Lamont: How did the scientists react to the new system?

Sodano: We allowed a gradual migration by making use of the electronic notebooks voluntary over the first few years. By 2001, 80% of the scientists in our facility were using it. At that point, the electronic notebooks became mandatory. We rolled the system out globally, and in July of 2003 the electronic notebooks became mandatory for our facilities in Europe and Japan too. We now have about a thousand scientists using the system.

Lamont: What do they see when they log on?

Sodano: They have a template in either Microsoft Word or Microsoft Excel, and enter basic information about their search such as its title, key words, tracking information and other parameters. They still cut and paste computer-generated data, but now they do it electronically, rather than cutting up a printout. So it saves them a lot of time. Also, sharing information has become much easier. Content stored on the local servers is replicated to a central server on a daily basis, which allows access by people in our facilities worldwide.

Lamont: What can the scientists do now that they couldn't before?

Sodano: Information related to projects is legible, accessible and searchable. We have about 50,000 documents in the system now, and when people start a new project, they look around and see what information is available already. Sometimes they find out that people in adjacent laboratories are working on similar projects. Before, they never would have known. Documentum has some wonderful query tools that you can use, and people can get good ideas about how to improve their research methods. Extracting information for patents has also become much easier.

Lamont: How does Documentum view the evolving ECM market?

Ptacek: Connie made a very important point, that ECM is no longer just a grouping of discrete systems for the different content types. That is really a view we agree with, and we believe we have taken a leadership role. Having separate repositories for different content types and having enterprise processes in separate systems does not serve a company well. In real life, content types are very often mixed together. You may have a scanned document that is accompanied by a description in Microsoft Word, a number of pictures, and maybe some PowerPoint slides. They all need to be presented together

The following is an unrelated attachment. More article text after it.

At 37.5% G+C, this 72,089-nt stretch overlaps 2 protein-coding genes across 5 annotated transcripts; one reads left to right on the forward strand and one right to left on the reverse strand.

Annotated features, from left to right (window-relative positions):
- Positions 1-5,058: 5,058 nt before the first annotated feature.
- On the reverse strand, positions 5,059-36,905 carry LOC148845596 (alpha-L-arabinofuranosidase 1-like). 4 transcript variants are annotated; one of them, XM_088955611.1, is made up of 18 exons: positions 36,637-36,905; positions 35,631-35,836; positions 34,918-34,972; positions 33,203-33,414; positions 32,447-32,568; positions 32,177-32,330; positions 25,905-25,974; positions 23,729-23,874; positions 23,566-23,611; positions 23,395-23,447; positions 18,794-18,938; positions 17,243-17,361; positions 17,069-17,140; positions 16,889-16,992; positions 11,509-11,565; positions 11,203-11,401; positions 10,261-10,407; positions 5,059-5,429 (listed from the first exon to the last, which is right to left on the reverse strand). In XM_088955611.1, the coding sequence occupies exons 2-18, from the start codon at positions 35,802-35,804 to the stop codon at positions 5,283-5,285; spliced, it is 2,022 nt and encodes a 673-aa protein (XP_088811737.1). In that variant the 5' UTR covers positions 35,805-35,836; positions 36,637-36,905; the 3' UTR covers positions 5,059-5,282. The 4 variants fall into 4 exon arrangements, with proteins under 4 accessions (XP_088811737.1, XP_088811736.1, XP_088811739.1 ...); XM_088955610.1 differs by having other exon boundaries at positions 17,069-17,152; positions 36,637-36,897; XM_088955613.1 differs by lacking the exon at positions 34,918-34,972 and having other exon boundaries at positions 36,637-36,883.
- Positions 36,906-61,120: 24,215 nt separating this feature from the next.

Lamont: What does this integrated approach provide?

Ptacek: In order to accomplish something like the example of the scientist's notebook, you need to have all the different content types on a single screen and in a single repository. This goes beyond the definition of ECM as just different content types being managed with a single solution, to a solution that allows you to span different departments and different processes in the company.

Lamont: How would different departments interact with this content?

Ptacek: If we think about the example we just heard, scientists might be working on the content at one end, but the regulatory people work on the same content. Then there are marketing people who are creating brochures and some legally binding descriptions that go on the packaging of the drug—they also need access to the very same content. So the content is then being refurbished throughout the corporation and that is kind of the new evolution of ECM, where we see that the processes are now kind of spanning the entire value chain of the content.

Lamont: How will the structured or database information intersect the unstructured content we are talking about here?

Ptacek: We will see a lot more user friendliness, for one thing. For example, we see this happening in the ERP space, which traditionally has dealt with very structured databases, such as part numbers and customer records. With each part number, though, there is a data sheet, and with each customer record there is a contract or purchase orders that reside in a content repository. We now see these kinds of applications embracing and integrating with the content applications.

Lamont: What is the role of XML in this integration?

Ptacek: XML is a means to this end. It's a technology that makes a lot of this much easier, because it's easier to standardize on. What was preventing widespread adoption was the lack of authoring tools, but now Microsoft and Adobe are basically using XML as the default format, which will help companies to embrace XML on a much bigger scale.